Over the last few years, automotive electronics have increasingly defined the driving experience of modern vehicles. Starting in engine management and car audio, electronics have now penetrated all major systems in the vehicle ranging from power train, body, chassis, driver assistance systems, and active and passive safety systems.
The trend to network these systems started in the mid-80s with the introduction of the controller area network (CAN). At that time every electronic control unit (ECU) still represented an autonomous functional unit in the vehicle. As the number of ECUs has increased along with the technical abilities that electronic control can provide, the trend has shifted from networked ECUs to distributed systems where functions are spread across multiple ECUs.
To address the increasing demands of this trend, the automobile's communications network needs to provide not only high-speed data transfer, but also data transfer that is deterministic and fault-tolerantand thus capable of supporting advanced distributed control systems. Over the last few years, an industry consortium of more than 120 companies has developed the FlexRay communications system, a time-deterministic protocol with a data rate of 10MBit/s for advanced control systems in vehicles.
The development of FlexRay started in 2000 in the context of an industry consortium that was founded by the four companies BMW, DaimlerChrysler, and the then Philips Semiconductors (now NXP) and Motorola (now Freescale Semiconductor). By 2003 Robert Bosch, GM, and VW joined, bringing the number of core partners to its current number of seven. The consortium quickly attracted numerous members throughout the automotive industry, bringing its membership numbers beyond 120 by the end of 2005.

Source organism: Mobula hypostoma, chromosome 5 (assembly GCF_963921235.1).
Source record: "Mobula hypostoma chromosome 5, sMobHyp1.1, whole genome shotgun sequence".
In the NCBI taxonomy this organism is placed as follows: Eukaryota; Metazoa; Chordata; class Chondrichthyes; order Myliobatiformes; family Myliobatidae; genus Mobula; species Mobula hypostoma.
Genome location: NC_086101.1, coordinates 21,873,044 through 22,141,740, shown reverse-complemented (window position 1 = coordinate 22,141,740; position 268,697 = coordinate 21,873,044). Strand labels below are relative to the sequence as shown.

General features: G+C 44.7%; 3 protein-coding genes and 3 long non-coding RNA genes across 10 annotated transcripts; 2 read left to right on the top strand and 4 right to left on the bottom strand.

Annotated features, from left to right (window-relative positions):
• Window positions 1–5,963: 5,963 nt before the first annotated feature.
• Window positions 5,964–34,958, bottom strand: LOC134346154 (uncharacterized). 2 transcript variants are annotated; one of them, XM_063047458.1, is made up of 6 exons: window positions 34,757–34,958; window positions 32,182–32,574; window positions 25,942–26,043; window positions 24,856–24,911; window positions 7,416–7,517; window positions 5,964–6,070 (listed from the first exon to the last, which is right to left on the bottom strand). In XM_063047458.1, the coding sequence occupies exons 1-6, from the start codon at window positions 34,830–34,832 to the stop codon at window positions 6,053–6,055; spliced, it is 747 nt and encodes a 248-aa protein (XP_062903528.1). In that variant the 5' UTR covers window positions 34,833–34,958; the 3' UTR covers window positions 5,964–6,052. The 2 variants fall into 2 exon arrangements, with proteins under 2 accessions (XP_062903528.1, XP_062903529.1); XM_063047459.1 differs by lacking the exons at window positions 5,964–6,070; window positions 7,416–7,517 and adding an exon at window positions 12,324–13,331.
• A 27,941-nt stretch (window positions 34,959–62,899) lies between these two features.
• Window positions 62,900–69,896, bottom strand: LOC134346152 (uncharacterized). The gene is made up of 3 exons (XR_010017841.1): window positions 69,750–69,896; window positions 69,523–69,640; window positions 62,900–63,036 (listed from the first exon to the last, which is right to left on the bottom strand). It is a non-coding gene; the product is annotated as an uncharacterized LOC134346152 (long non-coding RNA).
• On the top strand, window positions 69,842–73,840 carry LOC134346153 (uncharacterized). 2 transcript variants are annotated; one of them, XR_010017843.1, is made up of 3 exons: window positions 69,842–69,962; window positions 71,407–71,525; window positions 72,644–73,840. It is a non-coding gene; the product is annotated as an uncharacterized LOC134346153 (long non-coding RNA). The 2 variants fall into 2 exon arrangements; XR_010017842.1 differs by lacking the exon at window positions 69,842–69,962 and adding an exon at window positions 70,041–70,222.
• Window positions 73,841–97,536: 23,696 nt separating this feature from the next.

FlexRay communication is configured in recurring communication cycles at a data rate of 10 MBit/s. Each communication cycle contains a static communication segment, a dynamic communication segment, and the network idle time, which is a communication-free period that concludes each communication cycle. In addition, each communication cycle can contain an optional symbol window that can be used to run-time test an ECU's interconnection to the physical network.
The FlexRay communications cycle features static and dynamic segments.
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The figure above shows an example of a FlexRay communication cycle. The static communication segment accommodates data communication that requires bounded latency and small latency jitter. In order to achieve this, the static communication segment utilizes a TDMA-based communication scheme based on static communication slots. In combination with a static schedule that is calculated off-line during the design of the system, FlexRay is able to address highly deterministic distributed applications, such as closed-loop control applications where the control loop is closed over the network.
In the static segment, the progression of static communication slots occurs in lockstep on both channels. ECUs may send frames with the same or with different content on each of the two channels within the same static communication slot. It is also possible to allocate the channels to different ECUs within one and the same static communication slot or to leave slots empty. In the dynamic segment, the pattern of dynamic communication slots unfolds independently on the two channels depending on whether dynamic communication slots are used or left empty.
The temporal characteristics of the FlexRay communication cycle are defined at design time and stored statically in each ECU. ECUs that require greater bandwidth and those that need shorter update intervals for messages are assigned more slots than those that require less bandwidth or those that allow for longer up-date intervals for messages.